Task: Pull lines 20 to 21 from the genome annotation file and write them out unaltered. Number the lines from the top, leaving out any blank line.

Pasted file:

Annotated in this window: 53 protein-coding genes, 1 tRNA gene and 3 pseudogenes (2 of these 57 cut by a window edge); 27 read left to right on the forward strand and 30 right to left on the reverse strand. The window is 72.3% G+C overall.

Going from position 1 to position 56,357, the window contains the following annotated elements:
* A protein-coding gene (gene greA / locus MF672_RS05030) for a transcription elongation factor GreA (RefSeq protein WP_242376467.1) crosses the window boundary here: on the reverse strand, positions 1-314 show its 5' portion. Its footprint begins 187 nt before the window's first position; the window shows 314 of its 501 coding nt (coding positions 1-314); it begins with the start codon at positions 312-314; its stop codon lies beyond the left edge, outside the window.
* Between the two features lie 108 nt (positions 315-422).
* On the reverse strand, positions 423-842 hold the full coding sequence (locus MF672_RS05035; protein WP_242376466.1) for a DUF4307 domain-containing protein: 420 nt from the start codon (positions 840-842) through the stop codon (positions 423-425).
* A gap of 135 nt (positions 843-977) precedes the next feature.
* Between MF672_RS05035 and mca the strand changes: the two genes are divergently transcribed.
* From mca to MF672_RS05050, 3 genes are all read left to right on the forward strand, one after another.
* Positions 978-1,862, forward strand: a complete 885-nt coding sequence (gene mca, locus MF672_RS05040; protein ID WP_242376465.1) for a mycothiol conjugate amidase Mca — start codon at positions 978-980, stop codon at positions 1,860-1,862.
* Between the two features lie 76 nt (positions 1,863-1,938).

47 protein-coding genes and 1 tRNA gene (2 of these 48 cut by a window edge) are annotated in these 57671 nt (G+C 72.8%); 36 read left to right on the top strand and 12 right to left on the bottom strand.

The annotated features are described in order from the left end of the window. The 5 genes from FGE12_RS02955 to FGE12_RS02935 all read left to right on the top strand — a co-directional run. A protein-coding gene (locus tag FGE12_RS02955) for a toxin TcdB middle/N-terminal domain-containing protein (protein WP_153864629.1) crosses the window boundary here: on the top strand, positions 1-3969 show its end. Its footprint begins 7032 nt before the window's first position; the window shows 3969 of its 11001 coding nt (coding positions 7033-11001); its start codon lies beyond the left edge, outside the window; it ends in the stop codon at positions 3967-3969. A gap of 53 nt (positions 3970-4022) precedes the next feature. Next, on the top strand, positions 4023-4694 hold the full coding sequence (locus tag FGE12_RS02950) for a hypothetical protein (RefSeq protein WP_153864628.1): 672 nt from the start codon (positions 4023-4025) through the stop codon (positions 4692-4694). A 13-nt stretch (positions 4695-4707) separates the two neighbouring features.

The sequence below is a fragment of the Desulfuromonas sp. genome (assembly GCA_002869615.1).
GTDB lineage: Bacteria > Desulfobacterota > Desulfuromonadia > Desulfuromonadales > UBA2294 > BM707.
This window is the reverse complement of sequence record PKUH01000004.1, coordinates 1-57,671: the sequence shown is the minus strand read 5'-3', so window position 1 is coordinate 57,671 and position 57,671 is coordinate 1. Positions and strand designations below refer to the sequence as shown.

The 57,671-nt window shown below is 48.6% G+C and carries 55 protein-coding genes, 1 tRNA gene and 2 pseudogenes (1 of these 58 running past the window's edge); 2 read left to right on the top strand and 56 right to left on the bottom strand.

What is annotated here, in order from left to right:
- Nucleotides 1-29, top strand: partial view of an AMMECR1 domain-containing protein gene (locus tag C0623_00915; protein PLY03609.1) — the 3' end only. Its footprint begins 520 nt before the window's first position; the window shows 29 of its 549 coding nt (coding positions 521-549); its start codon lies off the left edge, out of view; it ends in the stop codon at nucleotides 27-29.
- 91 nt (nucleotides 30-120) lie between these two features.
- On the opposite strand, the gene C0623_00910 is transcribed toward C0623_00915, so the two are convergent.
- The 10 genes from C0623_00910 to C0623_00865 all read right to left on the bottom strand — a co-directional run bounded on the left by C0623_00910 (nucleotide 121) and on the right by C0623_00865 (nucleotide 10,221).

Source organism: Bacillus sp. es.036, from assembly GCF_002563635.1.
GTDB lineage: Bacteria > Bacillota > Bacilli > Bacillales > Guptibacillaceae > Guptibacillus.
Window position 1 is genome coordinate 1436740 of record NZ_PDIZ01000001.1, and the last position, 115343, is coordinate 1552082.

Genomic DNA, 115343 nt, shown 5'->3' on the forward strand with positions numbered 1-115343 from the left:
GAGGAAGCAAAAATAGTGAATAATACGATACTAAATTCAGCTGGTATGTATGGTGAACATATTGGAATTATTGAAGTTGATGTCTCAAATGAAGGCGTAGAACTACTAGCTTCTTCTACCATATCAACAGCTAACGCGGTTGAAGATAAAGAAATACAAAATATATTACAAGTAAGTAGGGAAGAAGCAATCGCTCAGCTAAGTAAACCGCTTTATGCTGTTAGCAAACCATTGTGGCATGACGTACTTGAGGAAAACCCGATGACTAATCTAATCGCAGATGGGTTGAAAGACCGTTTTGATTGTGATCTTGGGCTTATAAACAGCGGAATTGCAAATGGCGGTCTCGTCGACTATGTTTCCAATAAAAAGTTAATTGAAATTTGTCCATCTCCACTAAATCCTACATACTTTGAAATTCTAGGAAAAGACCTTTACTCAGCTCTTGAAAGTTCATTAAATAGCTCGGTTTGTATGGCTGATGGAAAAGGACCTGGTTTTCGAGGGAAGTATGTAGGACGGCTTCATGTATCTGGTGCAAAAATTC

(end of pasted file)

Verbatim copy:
- On the opposite strand, the gene C0623_00910 is transcribed toward C0623_00915, so the two are convergent.
- The 10 genes from C0623_00910 to C0623_00865 all read right to left on the bottom strand — a co-directional run bounded on the left by C0623_00910 (nucleotide 121) and on the right by C0623_00865 (nucleotide 10,221).